Although the editors did a solid job selecting representative works, the series as a whole doesn’t pay equal attention to each author. There are two volumes for Patricia McKillip, for example, and two for Holdstock — one featuring his Berserker books, and a second presenting a fine selection of his later more serious work.
And there’s a whopping six titles dedicated to the great Edgar Rice Burroughs: three focusing on Tarzan, one on his lost world SF adventures, one on Pellucidar, and one featuring Carson of Venus.
See the entire library at the Orion Publishing website here.
Although these are no-frills budget reprints, I still appreciate the level of effort involved. Many volumes include lengthy introductions, drawn wholesale from The Encyclopedia of Science Fiction. That may have been a cost-cutting exercise, but the intros are well written and informative, and are very welcome in my book (no pun intended).
The first books in the SF Gateway Omnibus series (the Gordon Dickson and Sherri Tepper volumes) were released in July 2013; the last (McKillip and Lucius Shepard) in March 2015. Many of them are now out of print and gradually increasing in price on the open market. Here in the US at least it can be tough to find them in bookstores; I didn’t even know they existed until that lucky find last year at Half Price Books. Thiftbooks has nearly dozen titles in stock from $6 – $12.
Although the Gateway Omnibus series seems to have wrapped up, SF Gateway is still very much an ongoing concern. Their mission is to keep SF classics in print in attractive and affordable editions, and they’ve been doing a fine job. Their other imprints include the Golden Age Masterworks, Gateway Essentials, and the superb SF Masterworks. Their website is here.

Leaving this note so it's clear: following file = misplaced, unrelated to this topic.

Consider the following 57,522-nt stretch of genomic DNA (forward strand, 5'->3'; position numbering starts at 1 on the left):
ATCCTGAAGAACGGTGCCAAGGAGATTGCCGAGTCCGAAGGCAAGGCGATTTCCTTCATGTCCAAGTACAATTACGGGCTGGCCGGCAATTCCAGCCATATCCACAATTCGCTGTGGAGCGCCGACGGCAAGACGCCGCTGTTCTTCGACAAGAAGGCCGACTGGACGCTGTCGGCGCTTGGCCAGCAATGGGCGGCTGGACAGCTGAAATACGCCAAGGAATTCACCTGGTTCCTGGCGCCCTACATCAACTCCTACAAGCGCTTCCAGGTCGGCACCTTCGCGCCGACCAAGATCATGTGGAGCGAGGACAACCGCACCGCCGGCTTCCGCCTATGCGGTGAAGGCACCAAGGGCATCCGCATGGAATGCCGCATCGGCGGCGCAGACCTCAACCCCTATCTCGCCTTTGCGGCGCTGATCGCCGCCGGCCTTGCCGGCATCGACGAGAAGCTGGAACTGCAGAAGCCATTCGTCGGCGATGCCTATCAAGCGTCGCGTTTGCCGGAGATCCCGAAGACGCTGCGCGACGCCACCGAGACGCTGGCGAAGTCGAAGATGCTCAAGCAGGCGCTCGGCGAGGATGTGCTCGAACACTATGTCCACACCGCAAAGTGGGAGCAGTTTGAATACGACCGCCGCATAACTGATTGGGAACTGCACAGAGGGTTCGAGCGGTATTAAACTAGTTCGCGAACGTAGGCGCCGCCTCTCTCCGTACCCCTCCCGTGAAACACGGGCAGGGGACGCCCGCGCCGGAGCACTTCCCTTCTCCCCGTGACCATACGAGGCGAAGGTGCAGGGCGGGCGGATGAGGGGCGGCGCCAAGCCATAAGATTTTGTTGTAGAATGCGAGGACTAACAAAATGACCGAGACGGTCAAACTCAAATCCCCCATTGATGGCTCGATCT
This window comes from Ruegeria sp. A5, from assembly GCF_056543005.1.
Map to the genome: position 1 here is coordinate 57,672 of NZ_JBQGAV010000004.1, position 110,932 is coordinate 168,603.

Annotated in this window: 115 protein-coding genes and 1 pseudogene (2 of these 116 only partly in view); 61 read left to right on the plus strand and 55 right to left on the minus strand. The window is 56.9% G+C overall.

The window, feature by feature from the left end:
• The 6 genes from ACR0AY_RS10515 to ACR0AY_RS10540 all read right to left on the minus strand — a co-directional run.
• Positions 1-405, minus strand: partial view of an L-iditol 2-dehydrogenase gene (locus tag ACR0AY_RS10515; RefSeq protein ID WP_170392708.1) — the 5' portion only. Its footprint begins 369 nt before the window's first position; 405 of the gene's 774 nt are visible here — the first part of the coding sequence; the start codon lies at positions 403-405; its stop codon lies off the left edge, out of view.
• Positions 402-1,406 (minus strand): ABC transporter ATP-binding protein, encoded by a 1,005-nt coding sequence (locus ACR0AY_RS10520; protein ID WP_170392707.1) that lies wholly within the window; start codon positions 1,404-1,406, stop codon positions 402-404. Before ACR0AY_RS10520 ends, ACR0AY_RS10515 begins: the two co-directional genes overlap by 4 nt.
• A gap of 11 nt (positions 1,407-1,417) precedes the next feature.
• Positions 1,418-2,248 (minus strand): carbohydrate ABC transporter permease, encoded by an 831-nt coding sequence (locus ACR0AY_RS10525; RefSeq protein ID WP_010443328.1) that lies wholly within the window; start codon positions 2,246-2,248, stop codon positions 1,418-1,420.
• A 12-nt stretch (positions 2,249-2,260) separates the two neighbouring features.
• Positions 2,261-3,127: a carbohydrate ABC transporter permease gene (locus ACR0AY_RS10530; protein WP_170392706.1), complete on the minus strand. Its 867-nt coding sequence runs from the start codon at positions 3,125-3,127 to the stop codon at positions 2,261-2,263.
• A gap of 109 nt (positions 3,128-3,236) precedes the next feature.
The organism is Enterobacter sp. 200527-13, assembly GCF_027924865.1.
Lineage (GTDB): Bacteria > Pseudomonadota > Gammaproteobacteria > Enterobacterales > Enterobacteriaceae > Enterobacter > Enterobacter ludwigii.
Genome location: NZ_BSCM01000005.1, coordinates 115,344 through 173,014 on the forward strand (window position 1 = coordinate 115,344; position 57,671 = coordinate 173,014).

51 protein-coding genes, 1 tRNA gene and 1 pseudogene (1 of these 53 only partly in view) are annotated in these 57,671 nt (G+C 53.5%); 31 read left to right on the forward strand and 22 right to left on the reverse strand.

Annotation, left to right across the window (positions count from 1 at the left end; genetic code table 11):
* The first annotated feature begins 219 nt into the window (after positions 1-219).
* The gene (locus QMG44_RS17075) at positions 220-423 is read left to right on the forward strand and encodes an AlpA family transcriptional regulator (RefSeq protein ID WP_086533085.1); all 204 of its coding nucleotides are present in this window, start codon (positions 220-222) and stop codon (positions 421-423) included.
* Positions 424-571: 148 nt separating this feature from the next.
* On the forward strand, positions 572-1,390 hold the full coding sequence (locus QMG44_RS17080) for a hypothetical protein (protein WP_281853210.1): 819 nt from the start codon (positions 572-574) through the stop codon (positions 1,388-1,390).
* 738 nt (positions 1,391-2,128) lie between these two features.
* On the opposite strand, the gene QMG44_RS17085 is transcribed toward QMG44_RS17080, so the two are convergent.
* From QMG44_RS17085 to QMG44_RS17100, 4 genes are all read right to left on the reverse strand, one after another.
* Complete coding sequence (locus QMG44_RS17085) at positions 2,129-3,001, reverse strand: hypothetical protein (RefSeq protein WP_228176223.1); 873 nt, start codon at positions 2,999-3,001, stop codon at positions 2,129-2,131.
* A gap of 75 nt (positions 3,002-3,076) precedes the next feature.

Below are thumbnail images of every title in the series I could find; click for bigger versions. There may well be a few I missed — if you’re aware of any, shout out in the comments, and I’ll catalog them below.
In the meantime, enjoy.
Very nice! These remind me of the Gollanzc SF Masterworks series – also British, also hard to get a hold of, but worth it when you do.
Berserker by Holdstock/Carlsen is one of the best sword and sorcery series I’ve ever read.
Wow, I’ve never seen any of these.
Carson of Venus but no John Carter of Mars? (Unless they’re part of the “Other Tales” section of those two additional Tarzan volumes.)
Still, a pretty solid assortment.
I have a small pile of them.
They are also producing *lots* of ebooks–some in omnibuses, some not.
Wagner’s KANE books and Tubb’s DUMAREST series, for a start.
(Not all are available in North America though, which can be frustrating. E.g.; Leiber’s TARZAN AND THE VALLEY OF GOLD novelization ebook is only available in the UK.)
Just when I thought I was out, they pull me back in! Great, more reading I’ve got to do. 😉
Unlike you John I resisted buying any of them. I don’t know that much about most of the authors listed and I was getting rid of stuff because of a move.
I wish I would have grabbed a few, especially had I known to look for the Berserker series.
Even though the covers leave a lot to be desired I like that they are the larger trade paperback and the text isn’t too small.
> Very nice! These remind me of the Gollanzc SF Masterworks series
Yeah, they’re from the same publisher (Orion/Gollancz), so I’m not surprised. The SF Masterworks has been running a lot longer (since 1999), and has a LOT more books. 72 in the first series, which ended in 2013:
and who knows how many in the second series, which ran 2010-2018:
The other main difference with the SF Masterworks series (and its spinoff, Fantasy Masterworks) is that they are hella expensive and hard to find on this side of the pond. Maybe the various reprints have helped the situation over the years, but last time I tried to collect them (back in 2005 or so) I eventually gave up.
Check out this awesome Wikipedia pic of a SF Masterworks display in a London bookshop (from this page; click to magnify). Ah, I wish I could teleport over to browse!